Diversity and inclusion goals on construction projects have made a lot of news recently.
Not only has the industry spearheaded efforts to bring more diverse workers onto jobs with initiatives like Construction Inclusion Week, contractors are increasingly putting their money on the line, too.
Just look at Gilbane's $4 billion commitment over the next five years to up the number of women-, minority- and veteran-owned businesses in its subcontractor pool.
But meeting workforce participation goals on jobsites comes with its own challenges as well.
There are capacity issues, missed or untracked metrics and compliance hurdles. In some of the most egregious cases, contractors allegedly use "pass-through" schemes to meet goals on paper, without actually doing so on jobsites.
To gain more insight into the issues around meeting supplier diversity goals on projects, Construction Dive talked with Paula Finch, an attorney at St. Louis-based Greensfelder who specializes in helping construction firms navigate this sometimes confounding area of jobsite management.
Editor's Note: This interview has been edited for brevity and clarity.
CONSTRUCTION DIVE: How do supplier diversity programs typically work? Are these actual requirements for projects, or are they just goals?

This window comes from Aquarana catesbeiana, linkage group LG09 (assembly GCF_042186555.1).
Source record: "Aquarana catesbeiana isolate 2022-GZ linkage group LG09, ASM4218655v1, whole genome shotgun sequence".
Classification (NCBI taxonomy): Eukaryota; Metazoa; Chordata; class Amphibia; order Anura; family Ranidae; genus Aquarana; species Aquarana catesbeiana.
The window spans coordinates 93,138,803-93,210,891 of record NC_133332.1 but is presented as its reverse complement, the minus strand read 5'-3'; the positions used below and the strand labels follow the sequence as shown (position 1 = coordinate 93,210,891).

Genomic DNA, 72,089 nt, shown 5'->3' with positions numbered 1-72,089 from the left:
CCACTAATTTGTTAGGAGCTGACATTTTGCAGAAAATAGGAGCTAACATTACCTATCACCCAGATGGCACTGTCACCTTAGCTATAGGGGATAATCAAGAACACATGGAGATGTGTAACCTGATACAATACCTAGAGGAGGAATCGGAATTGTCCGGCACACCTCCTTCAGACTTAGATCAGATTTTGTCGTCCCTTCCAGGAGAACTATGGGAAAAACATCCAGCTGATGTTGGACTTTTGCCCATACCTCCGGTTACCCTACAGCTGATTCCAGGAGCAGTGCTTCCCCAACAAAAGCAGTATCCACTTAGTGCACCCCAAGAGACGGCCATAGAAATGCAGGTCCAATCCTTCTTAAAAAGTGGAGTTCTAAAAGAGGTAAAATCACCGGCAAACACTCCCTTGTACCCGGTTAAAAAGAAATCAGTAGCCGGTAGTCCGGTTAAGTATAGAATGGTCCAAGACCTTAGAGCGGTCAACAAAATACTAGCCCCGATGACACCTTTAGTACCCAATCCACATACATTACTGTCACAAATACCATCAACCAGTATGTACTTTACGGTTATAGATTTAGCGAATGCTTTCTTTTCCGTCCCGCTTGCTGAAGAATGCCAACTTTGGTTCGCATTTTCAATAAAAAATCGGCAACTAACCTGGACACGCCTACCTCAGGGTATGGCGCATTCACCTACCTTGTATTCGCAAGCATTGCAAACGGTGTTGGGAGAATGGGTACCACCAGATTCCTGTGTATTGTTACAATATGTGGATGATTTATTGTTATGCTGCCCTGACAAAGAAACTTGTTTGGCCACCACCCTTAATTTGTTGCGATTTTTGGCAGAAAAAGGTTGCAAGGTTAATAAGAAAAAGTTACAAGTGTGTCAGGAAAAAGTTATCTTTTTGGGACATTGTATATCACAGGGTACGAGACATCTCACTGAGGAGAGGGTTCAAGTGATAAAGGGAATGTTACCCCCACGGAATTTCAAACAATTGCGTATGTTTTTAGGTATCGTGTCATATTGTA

Finch: The most common phrase you hear in this area is "goals." The city of St. Louis, for example, says you must have X percent of women, X percent of minorities and X percent of veterans on your contract.
The interesting thing about supplier diversity is that while the rules are similar, it seems like every jurisdiction has its own little intricacies.
The bottom line is these supplier diversity programs are designed to encourage businesses that have been historically underrepresented. From a big picture standpoint, we don't have enough women and minority-owned businesses out there.
Because of that, there may not be any businesses that fit into those categories. So it really creates a contracting environment where there can be an inherent conflict.
But these goals are just that. They're goals. And the contract will say "We want you to make a good faith effort to meet them."
What's considered a "good-faith" effort?
Well, you can't just say, "We tried." You need to show you did your research, who you contacted and what the response was.
If there's an area that you're having trouble meeting the goals, then you need to demonstrate that you really don't have a qualified supplier who fills that gap.
Sounds like a lot of work just to get to that point.
It is, for good or bad. The unintended consequences of these goals can sometimes be companies that try and get creative so that their bid looks better than the guy who isn't trying quite so hard. Because everybody wants to have the best bid.
You mentioned different requirements in different jurisdictions. What's an example?
While the concept of supplier diversity is generally understood everywhere, there's all these intricacies out there that result in different aspirational goals. When you see it at the state and local level, they typically have some research behind it that suggests, "Hey, we're going to have a 2.5% goal for women-owned companies in transportation."